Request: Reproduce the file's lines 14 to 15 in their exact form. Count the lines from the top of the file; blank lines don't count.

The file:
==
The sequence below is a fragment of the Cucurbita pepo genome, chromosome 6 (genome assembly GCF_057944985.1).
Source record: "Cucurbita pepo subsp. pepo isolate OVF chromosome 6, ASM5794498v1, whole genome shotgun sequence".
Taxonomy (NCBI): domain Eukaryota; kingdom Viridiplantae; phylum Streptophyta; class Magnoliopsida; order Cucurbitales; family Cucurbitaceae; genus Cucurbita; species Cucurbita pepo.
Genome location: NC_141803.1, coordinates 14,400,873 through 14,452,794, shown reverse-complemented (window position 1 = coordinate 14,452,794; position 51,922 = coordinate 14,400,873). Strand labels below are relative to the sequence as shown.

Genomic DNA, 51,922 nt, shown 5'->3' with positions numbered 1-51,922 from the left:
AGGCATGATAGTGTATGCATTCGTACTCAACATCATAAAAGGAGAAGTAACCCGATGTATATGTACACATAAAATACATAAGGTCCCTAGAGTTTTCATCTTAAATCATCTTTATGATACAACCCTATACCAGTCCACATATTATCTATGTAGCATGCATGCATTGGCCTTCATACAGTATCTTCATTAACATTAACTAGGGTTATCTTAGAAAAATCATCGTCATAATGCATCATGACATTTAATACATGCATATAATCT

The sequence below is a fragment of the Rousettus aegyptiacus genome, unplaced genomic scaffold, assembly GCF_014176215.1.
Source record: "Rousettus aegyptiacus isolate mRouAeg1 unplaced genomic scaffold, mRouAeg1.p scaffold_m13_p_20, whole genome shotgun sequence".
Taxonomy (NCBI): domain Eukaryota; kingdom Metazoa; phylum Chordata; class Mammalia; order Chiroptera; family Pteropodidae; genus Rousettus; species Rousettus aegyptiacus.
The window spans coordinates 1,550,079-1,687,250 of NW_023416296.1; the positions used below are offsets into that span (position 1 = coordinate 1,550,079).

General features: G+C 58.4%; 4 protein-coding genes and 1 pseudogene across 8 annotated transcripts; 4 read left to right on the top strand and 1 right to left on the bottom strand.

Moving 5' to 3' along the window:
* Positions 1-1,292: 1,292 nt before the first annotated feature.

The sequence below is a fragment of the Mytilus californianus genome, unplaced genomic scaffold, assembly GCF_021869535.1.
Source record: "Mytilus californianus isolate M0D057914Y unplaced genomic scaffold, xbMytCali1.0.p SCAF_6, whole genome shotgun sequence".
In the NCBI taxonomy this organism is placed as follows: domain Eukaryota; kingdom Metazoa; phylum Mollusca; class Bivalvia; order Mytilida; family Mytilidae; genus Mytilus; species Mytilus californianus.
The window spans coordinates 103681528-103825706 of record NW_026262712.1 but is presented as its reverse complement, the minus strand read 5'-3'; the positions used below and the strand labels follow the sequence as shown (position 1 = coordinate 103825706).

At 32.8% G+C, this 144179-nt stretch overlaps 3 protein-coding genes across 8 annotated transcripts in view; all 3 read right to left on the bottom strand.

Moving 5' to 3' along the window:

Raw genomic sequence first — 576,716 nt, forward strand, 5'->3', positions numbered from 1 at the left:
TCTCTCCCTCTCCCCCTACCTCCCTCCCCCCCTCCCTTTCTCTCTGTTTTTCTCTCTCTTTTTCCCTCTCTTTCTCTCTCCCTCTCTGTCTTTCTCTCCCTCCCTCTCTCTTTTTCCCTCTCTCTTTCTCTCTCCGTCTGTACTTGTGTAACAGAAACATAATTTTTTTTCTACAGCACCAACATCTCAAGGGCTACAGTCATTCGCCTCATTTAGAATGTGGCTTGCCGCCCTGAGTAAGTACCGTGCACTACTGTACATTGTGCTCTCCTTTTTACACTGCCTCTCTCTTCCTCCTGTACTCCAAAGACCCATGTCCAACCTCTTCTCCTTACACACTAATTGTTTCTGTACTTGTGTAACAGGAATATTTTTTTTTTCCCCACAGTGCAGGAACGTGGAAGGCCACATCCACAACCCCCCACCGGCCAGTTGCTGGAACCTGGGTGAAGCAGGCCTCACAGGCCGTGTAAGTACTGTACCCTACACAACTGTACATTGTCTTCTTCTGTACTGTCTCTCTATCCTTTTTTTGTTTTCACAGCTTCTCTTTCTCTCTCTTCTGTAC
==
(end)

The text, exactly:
The sequence below is a fragment of the Mytilus californianus genome, unplaced genomic scaffold, assembly GCF_021869535.1.
Source record: "Mytilus californianus isolate M0D057914Y unplaced genomic scaffold, xbMytCali1.0.p SCAF_6, whole genome shotgun sequence".